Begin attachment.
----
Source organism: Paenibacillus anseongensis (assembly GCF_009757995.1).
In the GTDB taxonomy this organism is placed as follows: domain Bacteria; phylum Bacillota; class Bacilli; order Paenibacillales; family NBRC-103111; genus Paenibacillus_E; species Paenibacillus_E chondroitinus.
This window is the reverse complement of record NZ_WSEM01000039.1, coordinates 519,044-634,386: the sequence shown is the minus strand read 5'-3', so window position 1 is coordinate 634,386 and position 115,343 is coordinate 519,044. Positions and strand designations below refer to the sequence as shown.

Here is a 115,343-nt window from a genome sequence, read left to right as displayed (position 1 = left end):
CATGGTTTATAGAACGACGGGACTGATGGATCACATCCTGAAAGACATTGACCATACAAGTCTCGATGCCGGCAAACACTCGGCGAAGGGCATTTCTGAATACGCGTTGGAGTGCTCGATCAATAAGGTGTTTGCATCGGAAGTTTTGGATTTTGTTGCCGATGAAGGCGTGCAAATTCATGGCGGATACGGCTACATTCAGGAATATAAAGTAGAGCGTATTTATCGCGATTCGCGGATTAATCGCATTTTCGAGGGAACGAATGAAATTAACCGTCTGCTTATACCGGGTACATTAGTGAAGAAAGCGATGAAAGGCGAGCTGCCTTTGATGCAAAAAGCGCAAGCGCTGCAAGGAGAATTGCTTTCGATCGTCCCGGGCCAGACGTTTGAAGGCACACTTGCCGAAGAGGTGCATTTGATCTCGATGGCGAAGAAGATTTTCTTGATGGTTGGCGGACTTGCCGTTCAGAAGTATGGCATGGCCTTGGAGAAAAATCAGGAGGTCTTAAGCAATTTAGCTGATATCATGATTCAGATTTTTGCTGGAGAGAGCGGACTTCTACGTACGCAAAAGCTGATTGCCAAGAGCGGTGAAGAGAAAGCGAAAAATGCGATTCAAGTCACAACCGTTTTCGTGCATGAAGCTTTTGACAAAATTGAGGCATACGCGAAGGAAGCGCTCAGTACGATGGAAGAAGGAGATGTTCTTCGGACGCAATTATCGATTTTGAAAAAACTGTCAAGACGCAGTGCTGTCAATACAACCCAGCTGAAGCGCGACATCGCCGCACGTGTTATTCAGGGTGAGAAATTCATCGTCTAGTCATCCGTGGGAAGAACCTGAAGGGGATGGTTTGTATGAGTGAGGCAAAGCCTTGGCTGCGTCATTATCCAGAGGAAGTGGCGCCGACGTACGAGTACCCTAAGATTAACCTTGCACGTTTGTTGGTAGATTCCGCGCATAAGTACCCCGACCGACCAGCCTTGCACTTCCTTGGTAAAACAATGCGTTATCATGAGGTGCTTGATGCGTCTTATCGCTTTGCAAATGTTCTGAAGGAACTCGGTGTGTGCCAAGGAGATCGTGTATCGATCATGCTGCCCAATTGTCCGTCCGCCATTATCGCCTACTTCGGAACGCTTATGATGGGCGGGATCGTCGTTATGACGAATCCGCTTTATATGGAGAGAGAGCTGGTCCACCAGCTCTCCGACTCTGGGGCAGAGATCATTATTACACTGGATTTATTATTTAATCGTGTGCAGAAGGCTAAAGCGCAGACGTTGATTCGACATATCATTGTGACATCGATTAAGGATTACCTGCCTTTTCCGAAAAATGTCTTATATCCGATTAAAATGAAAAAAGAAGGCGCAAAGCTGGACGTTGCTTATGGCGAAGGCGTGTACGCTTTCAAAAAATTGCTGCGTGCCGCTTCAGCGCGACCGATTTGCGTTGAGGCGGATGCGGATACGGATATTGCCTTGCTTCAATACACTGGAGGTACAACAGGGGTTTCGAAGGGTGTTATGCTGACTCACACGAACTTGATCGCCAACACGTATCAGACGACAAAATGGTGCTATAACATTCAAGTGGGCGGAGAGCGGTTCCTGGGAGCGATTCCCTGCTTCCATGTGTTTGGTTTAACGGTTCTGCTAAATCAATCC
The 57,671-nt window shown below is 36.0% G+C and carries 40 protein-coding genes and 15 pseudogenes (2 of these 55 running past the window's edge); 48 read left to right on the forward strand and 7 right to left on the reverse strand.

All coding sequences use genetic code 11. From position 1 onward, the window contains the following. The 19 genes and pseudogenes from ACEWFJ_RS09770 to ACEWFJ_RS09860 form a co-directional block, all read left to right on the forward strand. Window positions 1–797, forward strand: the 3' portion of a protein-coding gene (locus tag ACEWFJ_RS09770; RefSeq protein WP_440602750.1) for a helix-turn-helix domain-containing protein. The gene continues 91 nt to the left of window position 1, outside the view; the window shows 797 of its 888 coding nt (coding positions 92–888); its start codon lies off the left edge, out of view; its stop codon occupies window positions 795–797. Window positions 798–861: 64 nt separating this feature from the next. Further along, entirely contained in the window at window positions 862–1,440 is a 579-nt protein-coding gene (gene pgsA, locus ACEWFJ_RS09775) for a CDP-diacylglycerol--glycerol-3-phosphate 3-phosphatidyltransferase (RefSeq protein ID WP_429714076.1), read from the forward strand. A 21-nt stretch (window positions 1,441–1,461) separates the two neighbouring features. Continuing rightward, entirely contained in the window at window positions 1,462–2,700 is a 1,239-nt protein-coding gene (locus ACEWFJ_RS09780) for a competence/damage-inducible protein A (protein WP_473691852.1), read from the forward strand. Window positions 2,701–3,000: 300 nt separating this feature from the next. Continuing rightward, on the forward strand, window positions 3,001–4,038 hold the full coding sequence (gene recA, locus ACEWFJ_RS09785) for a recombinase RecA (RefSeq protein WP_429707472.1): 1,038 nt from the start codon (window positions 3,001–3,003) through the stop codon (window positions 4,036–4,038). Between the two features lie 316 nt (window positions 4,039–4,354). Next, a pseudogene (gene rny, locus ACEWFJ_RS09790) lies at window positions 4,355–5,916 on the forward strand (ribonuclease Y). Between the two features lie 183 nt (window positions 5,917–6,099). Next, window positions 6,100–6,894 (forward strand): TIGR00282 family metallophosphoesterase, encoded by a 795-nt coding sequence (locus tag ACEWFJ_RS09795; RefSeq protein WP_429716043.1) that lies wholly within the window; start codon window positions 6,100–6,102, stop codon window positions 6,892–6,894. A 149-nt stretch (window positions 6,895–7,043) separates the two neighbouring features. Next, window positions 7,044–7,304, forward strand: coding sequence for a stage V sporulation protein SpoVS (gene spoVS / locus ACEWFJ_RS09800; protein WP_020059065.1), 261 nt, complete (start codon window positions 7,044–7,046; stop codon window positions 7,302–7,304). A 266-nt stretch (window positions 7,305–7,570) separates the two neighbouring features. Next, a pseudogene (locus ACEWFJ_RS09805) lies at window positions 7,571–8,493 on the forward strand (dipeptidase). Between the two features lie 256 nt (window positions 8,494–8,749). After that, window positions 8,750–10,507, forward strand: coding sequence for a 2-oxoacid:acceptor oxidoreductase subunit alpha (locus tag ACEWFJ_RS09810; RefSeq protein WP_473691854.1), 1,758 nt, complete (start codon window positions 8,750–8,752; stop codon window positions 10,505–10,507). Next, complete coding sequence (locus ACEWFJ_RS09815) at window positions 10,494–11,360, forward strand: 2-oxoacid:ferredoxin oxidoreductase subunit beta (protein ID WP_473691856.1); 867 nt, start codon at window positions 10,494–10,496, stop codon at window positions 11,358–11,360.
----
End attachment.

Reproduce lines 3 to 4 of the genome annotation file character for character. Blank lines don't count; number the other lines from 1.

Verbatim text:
This window is the reverse complement of record NZ_WSEM01000039.1, coordinates 519,044-634,386: the sequence shown is the minus strand read 5'-3', so window position 1 is coordinate 634,386 and position 115,343 is coordinate 519,044. Positions and strand designations below refer to the sequence as shown.

Here is a 115,343-nt window from a genome sequence, read left to right as displayed (position 1 = left end):